If you talk to any of the major PC OEMs off the record about Microsoft you'll get the same response: they are frustrated. They are frustrated that the Vista launch went the way it did, they are frustrated with Microsoft's lack of action in addressing major issues that exist today and they are frustrated that the most innovative player in the PC space right now happens to be Apple.

Microsoft's answer to any present day complaints from the major OEMs about Vista is to wait for Windows 7, but by now these manufacturers have heard this before. After all, when the OEMs first started to feel the heat from Apple and OS X, Microsoft said to wait for Vista.

When the major players first started asking me what they should be doing from a design standpoint I kept pointing them to Apple. Apple had the blueprints to successful product design available for purchase; anyone at Dell, HP or Gateway could easily pickup a MacBook and figure out a way to make something at least remotely competitive. The problem that plagues the Dells of the world however is that they don't control the software stack the way Apple does, they are still at Microsoft's mercy.

These PC OEMs could either wait for Microsoft to deliver with Windows 7 and hope that it will be enough to compete with Apple, or begin to try and solve the problem themselves. ASUS is actually a great example of where these OEMs are headed; while the Eee PC and Eee Box are available with Windows XP, Linux is also offered at a lower price point. Going one step further, before you ever boot into Windows on many ASUS motherboards you have the option of launching Splashtop for quicker access to IM, the web or Skype. While these are mostly unpolished attempts at freeing OEMs from being Microsoft dependent, this is just a starting point. I'm not suggesting that PCs in the future will be completely devoid of Microsoft software, there will simply be another option.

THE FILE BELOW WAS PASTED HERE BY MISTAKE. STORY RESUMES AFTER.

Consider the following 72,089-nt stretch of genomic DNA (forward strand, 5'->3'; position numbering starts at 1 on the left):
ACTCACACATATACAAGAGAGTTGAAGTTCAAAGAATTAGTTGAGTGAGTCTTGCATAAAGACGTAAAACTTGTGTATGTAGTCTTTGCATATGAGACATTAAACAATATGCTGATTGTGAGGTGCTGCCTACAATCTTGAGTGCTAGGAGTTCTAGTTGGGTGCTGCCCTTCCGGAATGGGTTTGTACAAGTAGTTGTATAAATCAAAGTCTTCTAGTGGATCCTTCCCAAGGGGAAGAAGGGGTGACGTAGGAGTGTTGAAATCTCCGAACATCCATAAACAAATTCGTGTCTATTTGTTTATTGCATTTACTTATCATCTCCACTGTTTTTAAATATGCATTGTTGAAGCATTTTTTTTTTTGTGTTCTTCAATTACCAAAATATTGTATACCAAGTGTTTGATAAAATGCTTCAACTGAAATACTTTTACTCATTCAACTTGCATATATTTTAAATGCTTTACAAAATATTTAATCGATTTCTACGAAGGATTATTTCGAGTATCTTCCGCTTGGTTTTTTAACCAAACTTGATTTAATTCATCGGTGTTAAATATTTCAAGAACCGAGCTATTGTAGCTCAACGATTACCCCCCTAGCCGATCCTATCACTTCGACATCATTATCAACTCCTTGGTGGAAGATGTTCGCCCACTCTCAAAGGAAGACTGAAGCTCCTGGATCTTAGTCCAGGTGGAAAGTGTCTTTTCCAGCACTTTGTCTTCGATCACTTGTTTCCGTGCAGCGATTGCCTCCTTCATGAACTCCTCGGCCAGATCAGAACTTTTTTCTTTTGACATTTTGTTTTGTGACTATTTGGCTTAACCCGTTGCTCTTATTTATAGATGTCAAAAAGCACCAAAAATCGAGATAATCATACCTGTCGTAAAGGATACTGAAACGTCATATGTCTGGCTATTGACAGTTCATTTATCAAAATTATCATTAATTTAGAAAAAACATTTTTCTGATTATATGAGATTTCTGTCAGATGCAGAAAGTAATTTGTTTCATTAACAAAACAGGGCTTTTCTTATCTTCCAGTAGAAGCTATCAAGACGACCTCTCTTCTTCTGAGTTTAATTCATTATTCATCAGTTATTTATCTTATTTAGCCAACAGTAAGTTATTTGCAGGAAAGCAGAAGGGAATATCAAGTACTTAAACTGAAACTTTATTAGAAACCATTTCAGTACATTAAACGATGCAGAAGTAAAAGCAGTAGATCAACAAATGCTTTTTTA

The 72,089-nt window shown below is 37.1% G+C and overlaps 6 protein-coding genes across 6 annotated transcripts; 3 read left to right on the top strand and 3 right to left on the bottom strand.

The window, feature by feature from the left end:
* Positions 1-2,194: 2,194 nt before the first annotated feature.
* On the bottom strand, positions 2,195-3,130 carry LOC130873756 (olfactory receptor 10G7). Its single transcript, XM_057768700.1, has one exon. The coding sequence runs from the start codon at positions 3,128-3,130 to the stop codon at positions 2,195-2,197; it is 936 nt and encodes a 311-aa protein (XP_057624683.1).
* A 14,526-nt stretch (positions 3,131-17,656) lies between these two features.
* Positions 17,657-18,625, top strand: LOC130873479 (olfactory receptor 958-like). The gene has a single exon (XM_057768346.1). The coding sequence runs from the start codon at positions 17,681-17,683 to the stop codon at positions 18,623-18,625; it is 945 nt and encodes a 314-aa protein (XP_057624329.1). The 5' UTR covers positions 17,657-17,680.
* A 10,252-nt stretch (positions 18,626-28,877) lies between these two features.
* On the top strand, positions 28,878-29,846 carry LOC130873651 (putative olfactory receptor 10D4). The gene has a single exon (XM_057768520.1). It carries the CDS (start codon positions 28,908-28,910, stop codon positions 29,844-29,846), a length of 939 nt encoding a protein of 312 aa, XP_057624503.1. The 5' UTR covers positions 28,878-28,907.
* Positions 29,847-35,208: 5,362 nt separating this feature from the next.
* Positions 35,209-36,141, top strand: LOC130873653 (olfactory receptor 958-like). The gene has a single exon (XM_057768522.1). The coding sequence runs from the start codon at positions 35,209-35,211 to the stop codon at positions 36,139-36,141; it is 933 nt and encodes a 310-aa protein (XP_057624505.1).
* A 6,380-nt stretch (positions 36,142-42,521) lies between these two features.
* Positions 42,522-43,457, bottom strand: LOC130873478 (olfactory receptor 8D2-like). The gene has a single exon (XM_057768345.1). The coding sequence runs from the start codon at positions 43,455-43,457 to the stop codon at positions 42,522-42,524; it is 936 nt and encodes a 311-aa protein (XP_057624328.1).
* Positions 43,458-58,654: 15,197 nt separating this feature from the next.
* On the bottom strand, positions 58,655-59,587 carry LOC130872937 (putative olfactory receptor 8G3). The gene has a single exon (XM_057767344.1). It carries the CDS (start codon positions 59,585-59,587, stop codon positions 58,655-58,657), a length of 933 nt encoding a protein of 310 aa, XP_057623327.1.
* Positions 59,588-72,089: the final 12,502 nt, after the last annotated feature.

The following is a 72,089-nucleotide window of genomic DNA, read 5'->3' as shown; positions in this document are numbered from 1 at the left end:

HP noticed this same Microsoft dependency issue, just like the rest of the PC OEMs and over the coming years you're going to see companies like HP and Dell become more like Apple, offering systems as complete packages of hardware and software solutions. We'll see broader adoption of Linux and open source software and finally some out of the box thinking.

HP held an event last month in San Francisco to demonstrate a myriad of new products, some of which are clear indications of this new Apple-like focus.

The New Voodoo

Under two years ago HP acquired Voodoo PC, a boutique PC manufacturer that built mostly high end gaming PCs. A few days ago, the existing Voodoo PC site started burning down - signifying a dramatic change in the HP/Voodoo relationship.


It's the new Voodoo

Many were worried that after the acquisition, HP would simply corporatize Voodoo and the brand would be lost forever. If anything, Voodoo has had more of an impact on HP than the opposite. While we still get the impression that Voodoo must fight to continue to operate the way it wants to (which is to be expected in any large corporation), so far the results aren't anything to complain about.

Going forward, the HP/Voodoo relationship is going to work as follows:

Gaming PCs will be built by HP under the brand "HP with Voodoo DNA". The first of these machines was the Blackbird 002 and I'm told that we can expect much more with the Voodoo DNA brand in the coming months and years. One eventual goal being to bring some of the Blackbird experience down to much more reasonable price points.

The Voodoo brand will stop servicing gamers specifically and turn into much more of a lifestyle brand. The focus of Voodoo will be building the sort of out of the box designs that we commonly look to Apple for. The fact that the most innovative PC maker is Apple spells trouble for the Dells and HPs of the world; Voodoo is attempting to change that, at least a little.

The first products out of the new Voodoo are the Envy 133 and the new Omen.

The Most Mac-Like PC Notebook Ever Made: The Envy 133
POST A COMMENT

56 Comments

View All Comments

  • araczynski - Wednesday, June 11, 2008 - link

    its looking like these voodoos are also trying to imitate apple in their higher pricing.